Speculation is rife in Syrian Street on how and when the current situation will end. The pro-regime street of course, still in complete denial of the world that has fallen apart around it, insists on belittling it as nothing but a “crisis” claiming that thanks to Russian support, Bashar Al Assad will stay in power until his term ends in July 2014. The boiling anti-regime demonstrators, the Syrian opposition and critical day-to-day Syrians proudly refer to it as a “revolution” claiming that survival until 2014 is impossible.
Optimists in the opposition believe that the regime will fall anytime between September and December 2012.
Realists don’t abide by a specific date, but shake their head in dismay when asked for a timeframe, saying that it will take “longer than everybody expects.” Both camps argue, very rightfully, that neither the Americans nor the Russians want to see a speedy redemption of the stalemate in Syria and apart from lip service aimed at media consumption, neither side is really shaken by more than the 16,000 Syrians killed in the 15 months of violence. Damascus itself was set ablaze on July 15-16, after all, and yet both Moscow and Washington stood by and watched.
It is safe to say, however, that the international community, headed by the US, has mandated Russia to come up with something creative for Syria between now and next January, when a new president is sworn-in at the White House. They are unwilling to go any further on Syria during Election Year. Despite all assurances from world capitals, there probably will be a surgical military strike anytime after January 2013, if the status quo does not change in Damascus. By then, the Syrian Revolt would be approaching its third year and nobody knows where the death toll will stand by then. The Americans believe that if assurances are given — vis-à-vis continuation of its political, economic and military influence in Syria — Russia will not mind a situation where the regime stays, but the president goes.
The world tends to exaggerate, however, how much leverage the Russians really have on Syria and nobody understands that better than the Russians themselves, explaining why they insist on not biting off more than they can chew. Moscow after all, learned its lesson well from the Turks. At one point in time, Turkey had tremendous influence over Syria. The chemistry between Recep Tayyip Erdogan and Bashar Al Assad was unmatched by any two world leaders, leading to family visits, personal friendship and serious economic and political cooperation. Yet, when the Turks thought they had enough leverage to deliver when it came to change, they were cut short abruptly by the Syrians. Their influence did not even produce a cabinet that includes real opposition figures, back in March-April 2011. At one point, the Russians will realise that the leverage they have on Damascus is as limited as the one enjoyed by the Turks back in 2011. Even if the Russians make a complete U-turn on Syria, it will remain business as usual for Syrian officials — so long as Iran stands firmly behind them.
Having said that, however, the Russians are no fools. They realise that their reputation is at stake and so is the future of Syria, if the violence is not ceased and if no transition takes place. Six months ago, they believed that they could close the Syria deal just like the GCC signed off Yemen, and Nato signed off Libya. They supported the Arab League Observers, then the Annan Plan and finally the joint League-UN Mission, but all three ended in thundering failure. Now they have signed off the recent Geneva meeting outcomes, hoping that a “Transition Body” can be set up to rule in parallel with Al Assad, for a period of one year, without going into the details on the fate of the Syrian president. Previously, the international community had set out three benchmarks for Syria: An end to violence, the beginning of a political dialogue and the start of the transition process leading to a transition. In Geneva, however, the world jumped to Point III. Meaning, an end to violence and dialogue are no longer prerequisites for a political transition. So nothing will happen in Syria if the killing does not stop.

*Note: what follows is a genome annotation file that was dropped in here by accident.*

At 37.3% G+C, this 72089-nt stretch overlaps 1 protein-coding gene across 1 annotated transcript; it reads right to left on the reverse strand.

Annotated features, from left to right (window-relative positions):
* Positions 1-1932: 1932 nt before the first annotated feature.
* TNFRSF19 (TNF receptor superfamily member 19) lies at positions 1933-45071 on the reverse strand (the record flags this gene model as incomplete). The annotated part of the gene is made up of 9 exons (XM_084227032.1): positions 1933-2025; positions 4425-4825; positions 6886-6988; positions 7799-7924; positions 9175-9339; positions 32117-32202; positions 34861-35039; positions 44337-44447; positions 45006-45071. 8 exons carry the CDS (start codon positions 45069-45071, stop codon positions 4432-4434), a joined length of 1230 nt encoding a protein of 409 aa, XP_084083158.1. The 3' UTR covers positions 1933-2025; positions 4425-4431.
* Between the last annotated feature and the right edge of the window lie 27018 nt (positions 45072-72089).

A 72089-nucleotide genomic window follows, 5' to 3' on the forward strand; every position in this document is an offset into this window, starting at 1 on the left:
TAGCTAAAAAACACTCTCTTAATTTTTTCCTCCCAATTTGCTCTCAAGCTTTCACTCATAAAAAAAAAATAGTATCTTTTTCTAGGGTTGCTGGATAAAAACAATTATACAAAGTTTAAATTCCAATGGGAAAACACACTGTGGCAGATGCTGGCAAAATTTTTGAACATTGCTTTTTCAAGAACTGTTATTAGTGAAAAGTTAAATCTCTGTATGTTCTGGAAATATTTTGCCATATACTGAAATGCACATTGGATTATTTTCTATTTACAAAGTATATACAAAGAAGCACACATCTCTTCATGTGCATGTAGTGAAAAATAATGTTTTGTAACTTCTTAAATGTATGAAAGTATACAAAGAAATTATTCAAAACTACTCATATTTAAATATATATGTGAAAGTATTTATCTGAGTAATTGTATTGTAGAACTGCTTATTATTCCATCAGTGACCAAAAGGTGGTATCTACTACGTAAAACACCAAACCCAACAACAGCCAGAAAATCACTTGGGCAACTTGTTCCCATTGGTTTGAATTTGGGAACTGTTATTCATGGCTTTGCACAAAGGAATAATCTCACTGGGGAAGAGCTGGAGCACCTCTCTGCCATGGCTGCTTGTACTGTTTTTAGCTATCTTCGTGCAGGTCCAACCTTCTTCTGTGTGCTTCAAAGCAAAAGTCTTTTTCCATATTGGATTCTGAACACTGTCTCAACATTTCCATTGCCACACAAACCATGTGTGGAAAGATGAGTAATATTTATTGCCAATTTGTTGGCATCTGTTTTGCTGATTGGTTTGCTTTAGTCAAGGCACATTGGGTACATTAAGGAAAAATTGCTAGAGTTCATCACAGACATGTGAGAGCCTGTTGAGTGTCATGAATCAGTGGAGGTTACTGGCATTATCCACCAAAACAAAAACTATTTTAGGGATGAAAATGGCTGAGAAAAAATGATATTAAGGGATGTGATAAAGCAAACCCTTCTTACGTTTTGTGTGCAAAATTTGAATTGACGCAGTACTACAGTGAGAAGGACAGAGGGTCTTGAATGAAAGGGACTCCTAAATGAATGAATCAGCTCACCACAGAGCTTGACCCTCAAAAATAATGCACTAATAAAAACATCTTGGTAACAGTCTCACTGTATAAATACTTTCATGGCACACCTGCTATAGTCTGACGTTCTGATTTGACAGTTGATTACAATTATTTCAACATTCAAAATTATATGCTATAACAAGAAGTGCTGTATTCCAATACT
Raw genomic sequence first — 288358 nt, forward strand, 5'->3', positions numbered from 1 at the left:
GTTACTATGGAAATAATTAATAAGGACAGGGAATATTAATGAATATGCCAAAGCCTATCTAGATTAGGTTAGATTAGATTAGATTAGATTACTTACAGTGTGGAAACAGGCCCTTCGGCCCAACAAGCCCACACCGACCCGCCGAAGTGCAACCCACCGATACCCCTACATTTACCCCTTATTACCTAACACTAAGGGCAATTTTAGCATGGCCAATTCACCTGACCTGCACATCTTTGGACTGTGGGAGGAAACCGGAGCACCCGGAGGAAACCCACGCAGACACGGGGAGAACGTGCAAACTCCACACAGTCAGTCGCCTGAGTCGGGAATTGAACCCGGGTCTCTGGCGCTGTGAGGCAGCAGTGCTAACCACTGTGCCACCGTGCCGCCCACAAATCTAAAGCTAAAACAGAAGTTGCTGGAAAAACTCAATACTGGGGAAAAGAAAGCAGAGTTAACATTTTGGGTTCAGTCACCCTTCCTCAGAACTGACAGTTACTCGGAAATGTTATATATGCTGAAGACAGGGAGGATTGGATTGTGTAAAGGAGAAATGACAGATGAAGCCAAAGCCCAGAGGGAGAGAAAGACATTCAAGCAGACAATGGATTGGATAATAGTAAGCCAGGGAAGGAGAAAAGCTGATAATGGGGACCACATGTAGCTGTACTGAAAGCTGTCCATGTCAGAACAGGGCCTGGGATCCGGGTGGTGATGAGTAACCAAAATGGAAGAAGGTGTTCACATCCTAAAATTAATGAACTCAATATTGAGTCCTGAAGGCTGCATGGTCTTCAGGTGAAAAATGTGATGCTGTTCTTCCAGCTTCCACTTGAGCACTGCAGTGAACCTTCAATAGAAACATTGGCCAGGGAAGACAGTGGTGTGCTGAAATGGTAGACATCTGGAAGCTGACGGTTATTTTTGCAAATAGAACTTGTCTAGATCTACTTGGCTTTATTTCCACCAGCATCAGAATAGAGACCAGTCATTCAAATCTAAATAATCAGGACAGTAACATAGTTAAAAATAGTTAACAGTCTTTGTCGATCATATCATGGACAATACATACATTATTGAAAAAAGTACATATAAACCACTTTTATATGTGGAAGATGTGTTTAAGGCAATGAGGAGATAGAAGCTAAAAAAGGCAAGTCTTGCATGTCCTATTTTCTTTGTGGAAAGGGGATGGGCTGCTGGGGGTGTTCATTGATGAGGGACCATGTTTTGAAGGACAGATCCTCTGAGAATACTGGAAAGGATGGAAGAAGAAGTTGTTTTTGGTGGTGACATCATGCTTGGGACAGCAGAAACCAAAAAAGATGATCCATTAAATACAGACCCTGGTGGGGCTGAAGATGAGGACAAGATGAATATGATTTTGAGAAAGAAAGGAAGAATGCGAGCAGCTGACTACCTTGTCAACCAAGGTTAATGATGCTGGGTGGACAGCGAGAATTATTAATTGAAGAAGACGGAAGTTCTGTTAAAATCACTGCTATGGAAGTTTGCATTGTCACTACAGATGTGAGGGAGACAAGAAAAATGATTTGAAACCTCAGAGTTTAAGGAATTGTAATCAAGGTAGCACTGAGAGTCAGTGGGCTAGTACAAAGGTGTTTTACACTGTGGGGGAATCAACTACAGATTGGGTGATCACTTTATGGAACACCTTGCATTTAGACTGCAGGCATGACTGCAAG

All of these ideas are nothing but political illusions. The Syrian regime is completely disinterested in any of them, bent on fighting for survival until the curtain falls. The opposition, which has failed to unite or convince world powers of its ability to rule Syria single-handedly, wants nothing less than regime change. The FSA [Free Syrian Army] will never abide by any of these political solutions, because they will be at the expense of the army deserters and defectors. Even if particular opposition figures agree to the Geneva outcome, the demonstrators will never accept it and it is they, rather than the Syrian National Council or the Local Coordination Committee, that command Syrian Street.
Moreover, Russia will never allow a Libya-like military strike on Syria, nor will it ever tolerate Turkish military intervention or a state break-down or collapse of the Syrian Army.
Despite all that is being speculated in western media, Al Assad is nowhere close to even thinking of resigning and apart from repeating time and again that he has to go, the US has absolutely no clue on how to make that happen, nor does Kofi Annan or Serge Lavrov. On the contrary, Lavrov and Annan seemingly want him to stay.
Let us put it bluntly: Nobody has the slightest clue on what to do with Syria and paying the price for all this madness are the tough and immutable people of Syria.
Sami Moubayed is a Syrian historian and the author of Syria and the USA: Washington’s relations with Damascus from Wilson to Eisenhower (IB Tauris 2012).